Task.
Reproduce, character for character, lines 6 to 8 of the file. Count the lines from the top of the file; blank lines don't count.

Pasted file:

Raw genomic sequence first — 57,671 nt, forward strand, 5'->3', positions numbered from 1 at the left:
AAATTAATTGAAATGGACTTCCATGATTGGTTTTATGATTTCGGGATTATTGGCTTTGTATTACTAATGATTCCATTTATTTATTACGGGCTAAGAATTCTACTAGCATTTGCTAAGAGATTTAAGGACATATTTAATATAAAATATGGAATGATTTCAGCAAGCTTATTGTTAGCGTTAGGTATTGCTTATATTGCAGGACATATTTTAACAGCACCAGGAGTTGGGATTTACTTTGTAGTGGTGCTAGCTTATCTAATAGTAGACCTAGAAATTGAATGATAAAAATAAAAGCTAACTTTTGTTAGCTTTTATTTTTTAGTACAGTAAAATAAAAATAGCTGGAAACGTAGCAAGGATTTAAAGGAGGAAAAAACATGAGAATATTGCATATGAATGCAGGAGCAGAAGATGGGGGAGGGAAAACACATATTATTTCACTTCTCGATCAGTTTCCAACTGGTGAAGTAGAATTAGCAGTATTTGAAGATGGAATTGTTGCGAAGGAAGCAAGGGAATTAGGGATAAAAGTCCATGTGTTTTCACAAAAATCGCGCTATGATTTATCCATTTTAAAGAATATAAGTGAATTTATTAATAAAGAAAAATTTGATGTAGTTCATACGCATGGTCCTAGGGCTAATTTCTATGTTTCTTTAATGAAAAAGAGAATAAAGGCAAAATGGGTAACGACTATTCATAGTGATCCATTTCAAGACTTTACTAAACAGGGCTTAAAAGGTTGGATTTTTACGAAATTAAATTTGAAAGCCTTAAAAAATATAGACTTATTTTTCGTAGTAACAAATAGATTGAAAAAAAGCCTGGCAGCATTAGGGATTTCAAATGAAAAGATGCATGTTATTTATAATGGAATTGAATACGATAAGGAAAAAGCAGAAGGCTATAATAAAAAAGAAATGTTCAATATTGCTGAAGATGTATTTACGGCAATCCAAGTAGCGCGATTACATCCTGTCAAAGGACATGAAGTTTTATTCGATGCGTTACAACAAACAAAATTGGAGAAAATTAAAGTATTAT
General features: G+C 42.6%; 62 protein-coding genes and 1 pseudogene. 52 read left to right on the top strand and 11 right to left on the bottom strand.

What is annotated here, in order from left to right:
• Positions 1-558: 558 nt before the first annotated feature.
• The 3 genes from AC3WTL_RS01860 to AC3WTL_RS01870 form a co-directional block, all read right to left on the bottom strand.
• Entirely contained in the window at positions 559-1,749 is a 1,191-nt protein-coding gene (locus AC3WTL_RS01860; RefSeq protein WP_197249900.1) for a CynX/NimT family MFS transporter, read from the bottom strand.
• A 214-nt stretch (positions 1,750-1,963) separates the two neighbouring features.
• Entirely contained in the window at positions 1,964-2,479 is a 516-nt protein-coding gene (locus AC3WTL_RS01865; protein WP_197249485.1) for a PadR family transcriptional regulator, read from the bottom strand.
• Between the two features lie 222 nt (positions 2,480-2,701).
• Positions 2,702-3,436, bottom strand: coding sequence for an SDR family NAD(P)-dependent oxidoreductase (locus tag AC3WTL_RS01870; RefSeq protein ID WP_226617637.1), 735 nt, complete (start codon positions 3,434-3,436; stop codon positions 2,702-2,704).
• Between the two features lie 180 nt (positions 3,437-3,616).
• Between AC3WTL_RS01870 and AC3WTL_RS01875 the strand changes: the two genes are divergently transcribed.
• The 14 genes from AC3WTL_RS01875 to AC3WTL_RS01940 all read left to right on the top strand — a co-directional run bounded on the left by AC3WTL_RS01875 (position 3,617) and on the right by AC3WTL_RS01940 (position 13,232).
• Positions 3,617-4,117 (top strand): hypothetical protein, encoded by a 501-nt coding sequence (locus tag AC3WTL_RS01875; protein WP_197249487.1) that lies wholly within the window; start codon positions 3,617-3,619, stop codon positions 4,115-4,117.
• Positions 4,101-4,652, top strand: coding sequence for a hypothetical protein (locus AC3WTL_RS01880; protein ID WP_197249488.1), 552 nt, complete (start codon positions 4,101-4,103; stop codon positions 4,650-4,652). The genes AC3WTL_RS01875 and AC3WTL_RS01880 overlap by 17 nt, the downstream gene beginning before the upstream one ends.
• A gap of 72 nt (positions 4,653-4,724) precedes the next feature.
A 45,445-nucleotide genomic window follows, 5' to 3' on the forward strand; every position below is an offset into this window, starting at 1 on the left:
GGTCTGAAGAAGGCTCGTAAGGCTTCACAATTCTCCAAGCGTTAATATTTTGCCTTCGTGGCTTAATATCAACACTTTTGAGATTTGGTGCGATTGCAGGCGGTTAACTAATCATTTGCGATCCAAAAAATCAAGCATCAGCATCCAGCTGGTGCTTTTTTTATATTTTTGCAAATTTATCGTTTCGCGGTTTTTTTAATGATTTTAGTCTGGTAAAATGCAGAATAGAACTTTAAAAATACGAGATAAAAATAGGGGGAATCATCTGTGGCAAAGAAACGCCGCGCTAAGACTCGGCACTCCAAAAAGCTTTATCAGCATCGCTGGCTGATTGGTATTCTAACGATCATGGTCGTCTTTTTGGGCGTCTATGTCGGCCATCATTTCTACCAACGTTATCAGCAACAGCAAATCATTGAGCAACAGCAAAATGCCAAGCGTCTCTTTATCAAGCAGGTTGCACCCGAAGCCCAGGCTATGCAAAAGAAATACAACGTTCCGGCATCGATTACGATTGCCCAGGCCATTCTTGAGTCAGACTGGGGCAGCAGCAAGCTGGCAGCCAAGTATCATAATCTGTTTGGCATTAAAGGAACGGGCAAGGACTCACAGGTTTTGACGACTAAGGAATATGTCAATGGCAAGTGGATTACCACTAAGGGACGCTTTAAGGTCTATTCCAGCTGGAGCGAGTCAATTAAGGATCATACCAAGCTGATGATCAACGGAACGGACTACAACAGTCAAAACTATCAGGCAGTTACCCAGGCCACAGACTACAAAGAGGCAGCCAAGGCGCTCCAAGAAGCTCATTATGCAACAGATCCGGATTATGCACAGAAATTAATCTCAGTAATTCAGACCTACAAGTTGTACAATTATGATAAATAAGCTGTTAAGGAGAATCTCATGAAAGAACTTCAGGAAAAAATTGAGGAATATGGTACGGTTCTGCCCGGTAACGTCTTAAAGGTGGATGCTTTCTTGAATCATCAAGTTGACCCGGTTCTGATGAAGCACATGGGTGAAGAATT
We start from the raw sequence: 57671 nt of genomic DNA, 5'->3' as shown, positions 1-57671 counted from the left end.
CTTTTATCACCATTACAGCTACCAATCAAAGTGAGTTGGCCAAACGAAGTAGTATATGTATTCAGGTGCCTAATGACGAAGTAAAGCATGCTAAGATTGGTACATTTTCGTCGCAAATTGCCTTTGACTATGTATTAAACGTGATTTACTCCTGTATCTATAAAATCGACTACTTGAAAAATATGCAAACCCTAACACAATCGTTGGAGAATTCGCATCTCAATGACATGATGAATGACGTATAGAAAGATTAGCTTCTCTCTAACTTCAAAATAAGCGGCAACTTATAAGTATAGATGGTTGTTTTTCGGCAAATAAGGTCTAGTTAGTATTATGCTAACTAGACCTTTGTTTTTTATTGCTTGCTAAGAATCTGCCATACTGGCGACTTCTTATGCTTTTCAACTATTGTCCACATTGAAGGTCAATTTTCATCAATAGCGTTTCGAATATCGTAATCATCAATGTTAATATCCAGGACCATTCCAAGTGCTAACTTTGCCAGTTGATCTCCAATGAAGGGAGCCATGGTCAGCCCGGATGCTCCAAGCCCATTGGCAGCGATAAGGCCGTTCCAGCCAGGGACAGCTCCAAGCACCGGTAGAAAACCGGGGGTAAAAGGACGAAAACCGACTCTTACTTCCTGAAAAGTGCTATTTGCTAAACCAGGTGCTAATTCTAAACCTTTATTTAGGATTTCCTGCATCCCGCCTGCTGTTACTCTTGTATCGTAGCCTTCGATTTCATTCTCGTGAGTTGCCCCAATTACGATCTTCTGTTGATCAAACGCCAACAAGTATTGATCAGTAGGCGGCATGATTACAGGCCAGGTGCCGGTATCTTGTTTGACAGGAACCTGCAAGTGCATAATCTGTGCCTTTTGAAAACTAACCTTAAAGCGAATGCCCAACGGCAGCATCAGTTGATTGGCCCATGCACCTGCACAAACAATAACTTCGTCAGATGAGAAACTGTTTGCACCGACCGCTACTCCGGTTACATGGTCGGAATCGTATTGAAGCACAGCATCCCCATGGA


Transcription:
• The 3 genes from AC3WTL_RS01860 to AC3WTL_RS01870 form a co-directional block, all read right to left on the bottom strand.
• Entirely contained in the window at positions 559-1,749 is a 1,191-nt protein-coding gene (locus AC3WTL_RS01860; RefSeq protein WP_197249900.1) for a CynX/NimT family MFS transporter, read from the bottom strand.
• A 214-nt stretch (positions 1,750-1,963) separates the two neighbouring features.